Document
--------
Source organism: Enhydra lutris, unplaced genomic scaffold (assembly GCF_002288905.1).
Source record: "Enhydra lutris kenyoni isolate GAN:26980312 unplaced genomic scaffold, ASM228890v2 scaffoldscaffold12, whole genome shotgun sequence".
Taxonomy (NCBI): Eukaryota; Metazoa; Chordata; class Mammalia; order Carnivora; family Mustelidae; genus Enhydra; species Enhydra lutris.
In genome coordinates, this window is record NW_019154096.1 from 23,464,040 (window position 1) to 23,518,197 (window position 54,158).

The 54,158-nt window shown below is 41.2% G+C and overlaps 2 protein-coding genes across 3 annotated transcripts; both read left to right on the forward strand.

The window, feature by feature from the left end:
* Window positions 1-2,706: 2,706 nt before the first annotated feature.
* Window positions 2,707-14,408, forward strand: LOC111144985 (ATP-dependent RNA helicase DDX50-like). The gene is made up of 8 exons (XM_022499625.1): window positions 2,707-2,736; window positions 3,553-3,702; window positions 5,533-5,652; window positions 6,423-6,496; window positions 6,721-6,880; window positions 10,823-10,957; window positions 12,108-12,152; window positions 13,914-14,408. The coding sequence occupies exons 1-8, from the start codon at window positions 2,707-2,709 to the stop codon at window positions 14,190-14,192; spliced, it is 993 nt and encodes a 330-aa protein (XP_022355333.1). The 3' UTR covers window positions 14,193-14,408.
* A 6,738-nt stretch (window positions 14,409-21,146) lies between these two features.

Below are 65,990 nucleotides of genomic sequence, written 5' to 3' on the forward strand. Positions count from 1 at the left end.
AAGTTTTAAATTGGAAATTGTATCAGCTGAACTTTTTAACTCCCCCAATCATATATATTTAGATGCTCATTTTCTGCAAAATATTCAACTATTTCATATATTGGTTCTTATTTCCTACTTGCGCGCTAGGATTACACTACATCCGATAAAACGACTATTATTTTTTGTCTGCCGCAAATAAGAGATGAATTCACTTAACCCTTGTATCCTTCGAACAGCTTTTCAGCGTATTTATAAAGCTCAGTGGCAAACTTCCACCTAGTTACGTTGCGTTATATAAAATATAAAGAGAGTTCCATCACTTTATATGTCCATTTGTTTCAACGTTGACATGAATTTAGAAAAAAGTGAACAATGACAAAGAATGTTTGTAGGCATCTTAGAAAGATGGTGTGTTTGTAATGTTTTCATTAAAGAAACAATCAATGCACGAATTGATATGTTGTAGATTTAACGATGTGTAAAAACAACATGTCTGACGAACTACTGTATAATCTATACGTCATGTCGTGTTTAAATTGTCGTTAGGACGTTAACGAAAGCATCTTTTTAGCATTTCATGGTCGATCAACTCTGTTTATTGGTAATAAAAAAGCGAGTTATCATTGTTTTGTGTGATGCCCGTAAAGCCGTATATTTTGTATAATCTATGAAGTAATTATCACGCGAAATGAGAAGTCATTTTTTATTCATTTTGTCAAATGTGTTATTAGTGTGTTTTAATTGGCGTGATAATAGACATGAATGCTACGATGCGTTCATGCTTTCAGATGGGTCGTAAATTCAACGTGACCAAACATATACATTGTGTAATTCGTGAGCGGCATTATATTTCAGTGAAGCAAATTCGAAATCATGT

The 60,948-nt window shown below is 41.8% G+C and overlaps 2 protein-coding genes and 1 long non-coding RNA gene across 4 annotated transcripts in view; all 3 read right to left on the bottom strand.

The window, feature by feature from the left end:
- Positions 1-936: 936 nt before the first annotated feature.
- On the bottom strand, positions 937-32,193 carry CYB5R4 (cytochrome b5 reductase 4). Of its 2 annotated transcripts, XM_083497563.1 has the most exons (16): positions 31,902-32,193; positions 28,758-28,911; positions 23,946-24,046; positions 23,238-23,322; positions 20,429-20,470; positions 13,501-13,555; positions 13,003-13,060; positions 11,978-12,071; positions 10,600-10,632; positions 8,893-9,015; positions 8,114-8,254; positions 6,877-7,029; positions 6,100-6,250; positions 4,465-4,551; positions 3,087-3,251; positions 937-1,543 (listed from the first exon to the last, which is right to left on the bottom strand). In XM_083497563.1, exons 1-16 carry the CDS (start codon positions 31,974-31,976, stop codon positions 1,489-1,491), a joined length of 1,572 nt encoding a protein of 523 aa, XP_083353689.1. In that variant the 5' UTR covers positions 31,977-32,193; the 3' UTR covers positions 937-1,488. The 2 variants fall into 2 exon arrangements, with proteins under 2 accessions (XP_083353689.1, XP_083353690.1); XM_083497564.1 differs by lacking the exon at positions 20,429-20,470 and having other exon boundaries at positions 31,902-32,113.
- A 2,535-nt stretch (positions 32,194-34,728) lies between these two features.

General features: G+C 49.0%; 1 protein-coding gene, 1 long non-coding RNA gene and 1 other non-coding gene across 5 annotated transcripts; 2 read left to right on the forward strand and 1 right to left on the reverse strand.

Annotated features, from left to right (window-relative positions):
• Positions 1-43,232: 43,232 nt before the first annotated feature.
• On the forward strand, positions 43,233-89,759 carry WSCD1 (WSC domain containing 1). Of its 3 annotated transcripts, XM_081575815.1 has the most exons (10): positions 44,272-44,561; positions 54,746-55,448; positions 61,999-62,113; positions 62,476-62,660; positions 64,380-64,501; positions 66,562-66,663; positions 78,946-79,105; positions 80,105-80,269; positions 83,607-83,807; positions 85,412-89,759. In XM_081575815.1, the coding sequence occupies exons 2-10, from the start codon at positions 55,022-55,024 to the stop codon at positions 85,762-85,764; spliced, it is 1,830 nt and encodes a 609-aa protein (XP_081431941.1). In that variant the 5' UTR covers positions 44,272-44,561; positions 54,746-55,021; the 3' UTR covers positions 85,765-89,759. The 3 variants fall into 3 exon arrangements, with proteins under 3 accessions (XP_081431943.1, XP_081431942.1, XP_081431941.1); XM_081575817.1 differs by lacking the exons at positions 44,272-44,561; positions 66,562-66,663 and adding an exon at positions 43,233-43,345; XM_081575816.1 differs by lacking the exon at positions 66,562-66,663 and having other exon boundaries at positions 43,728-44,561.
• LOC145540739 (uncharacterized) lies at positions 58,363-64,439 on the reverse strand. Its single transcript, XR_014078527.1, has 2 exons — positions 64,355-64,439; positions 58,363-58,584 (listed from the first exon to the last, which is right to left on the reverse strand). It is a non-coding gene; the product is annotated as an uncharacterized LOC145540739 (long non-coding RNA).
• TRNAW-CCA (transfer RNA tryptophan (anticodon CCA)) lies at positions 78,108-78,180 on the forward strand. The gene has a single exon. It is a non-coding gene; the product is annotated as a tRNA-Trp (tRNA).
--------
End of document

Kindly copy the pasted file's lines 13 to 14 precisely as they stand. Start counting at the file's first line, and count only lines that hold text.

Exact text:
The window, feature by feature from the left end:
- Positions 1-936: 936 nt before the first annotated feature.